The same problem of categorization runs the other way, as well. Haynes and Gus Van Sant spent the 1990s making risky, revolutionary works of queer cinema. More recently, they have brought us more polished, prestige films without gay characters. Can we count “Restless,” “Good Will Hunting,” or “Mildred Pierce”? Faced with an ultimatum, I’d say that Haynes’s recent work has held on to a lot more of its queerness than Van Sant’s, even in the context of “Milk.” But should we have to choose? We can probably go ahead and exclude “Finding Forrester,” but there’s definitely something going on in “Paranoid Park” that is worth a second glance.

On the whole, I’m inclined to embrace everything. It seems ridiculous to have a rigid definition to describe an area of culture that is all about fluidity and inclusivity. The films of Marcel Carné, in an age well before anything could be openly expressed? Absolutely. Rereading the films of Rock Hudson and Cary Grant? Fantastic. New films like “Beyond the Hills” and “Ginger and Rosa” are not only among the best work of the year, but both bring new ideas regarding representation of gay characters. They should be seen, discussed, and celebrated. That’s what I’d like to do with this space.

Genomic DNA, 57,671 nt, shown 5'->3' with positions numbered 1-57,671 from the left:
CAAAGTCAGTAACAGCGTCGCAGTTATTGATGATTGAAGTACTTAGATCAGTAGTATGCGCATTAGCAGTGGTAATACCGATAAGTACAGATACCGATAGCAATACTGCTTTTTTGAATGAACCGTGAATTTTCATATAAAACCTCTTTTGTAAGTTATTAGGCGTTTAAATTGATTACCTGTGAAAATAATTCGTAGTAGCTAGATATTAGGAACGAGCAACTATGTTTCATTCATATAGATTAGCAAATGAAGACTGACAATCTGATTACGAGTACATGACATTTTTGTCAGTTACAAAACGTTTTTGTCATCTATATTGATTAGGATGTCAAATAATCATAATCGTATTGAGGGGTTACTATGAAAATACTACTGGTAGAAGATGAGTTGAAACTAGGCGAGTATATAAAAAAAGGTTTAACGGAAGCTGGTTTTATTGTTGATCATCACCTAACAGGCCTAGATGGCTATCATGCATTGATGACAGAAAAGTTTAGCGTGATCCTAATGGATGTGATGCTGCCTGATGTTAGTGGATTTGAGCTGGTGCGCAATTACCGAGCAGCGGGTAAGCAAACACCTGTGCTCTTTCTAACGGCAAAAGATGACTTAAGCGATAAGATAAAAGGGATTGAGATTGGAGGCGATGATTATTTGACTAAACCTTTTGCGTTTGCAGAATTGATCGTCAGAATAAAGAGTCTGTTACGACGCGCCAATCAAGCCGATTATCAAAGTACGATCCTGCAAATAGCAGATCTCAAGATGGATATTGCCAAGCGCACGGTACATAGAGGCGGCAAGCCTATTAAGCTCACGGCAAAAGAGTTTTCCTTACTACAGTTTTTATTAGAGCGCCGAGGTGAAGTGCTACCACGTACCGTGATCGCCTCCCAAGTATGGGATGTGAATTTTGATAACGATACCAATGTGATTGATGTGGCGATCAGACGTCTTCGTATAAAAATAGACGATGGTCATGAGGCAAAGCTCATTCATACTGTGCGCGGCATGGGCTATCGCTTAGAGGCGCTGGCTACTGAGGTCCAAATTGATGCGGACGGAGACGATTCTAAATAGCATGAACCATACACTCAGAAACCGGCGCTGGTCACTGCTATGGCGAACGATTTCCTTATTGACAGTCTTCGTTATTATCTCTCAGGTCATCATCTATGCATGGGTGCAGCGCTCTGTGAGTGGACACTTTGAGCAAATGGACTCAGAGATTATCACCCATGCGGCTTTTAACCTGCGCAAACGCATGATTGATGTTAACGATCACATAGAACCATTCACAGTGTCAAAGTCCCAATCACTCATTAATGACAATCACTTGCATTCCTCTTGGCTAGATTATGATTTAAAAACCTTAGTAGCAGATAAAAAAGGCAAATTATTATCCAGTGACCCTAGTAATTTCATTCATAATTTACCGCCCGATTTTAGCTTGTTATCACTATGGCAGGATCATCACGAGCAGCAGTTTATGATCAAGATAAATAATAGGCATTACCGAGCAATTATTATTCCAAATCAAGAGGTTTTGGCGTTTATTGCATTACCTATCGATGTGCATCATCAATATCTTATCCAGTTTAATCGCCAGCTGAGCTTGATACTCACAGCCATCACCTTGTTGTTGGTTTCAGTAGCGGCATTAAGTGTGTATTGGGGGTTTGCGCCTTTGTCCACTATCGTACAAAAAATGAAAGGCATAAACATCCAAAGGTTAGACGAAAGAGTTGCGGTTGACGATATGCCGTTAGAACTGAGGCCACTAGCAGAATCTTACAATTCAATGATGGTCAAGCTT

That being said, it isn’t necessarily easy to be excited all of the time. As with many things in the 21st century, we’ve come an awfully long way but there’s still plenty of road left to travel. To bring things back to the early 1990s, the initial challenge was visibility, plain and simple. It was a huge deal when “Poison” and “Paris Is Burning” both won awards at Sundance because it meant that the American independent film community was awake and paying attention to queer voices. Now, twenty-three years later, the story is a bit different.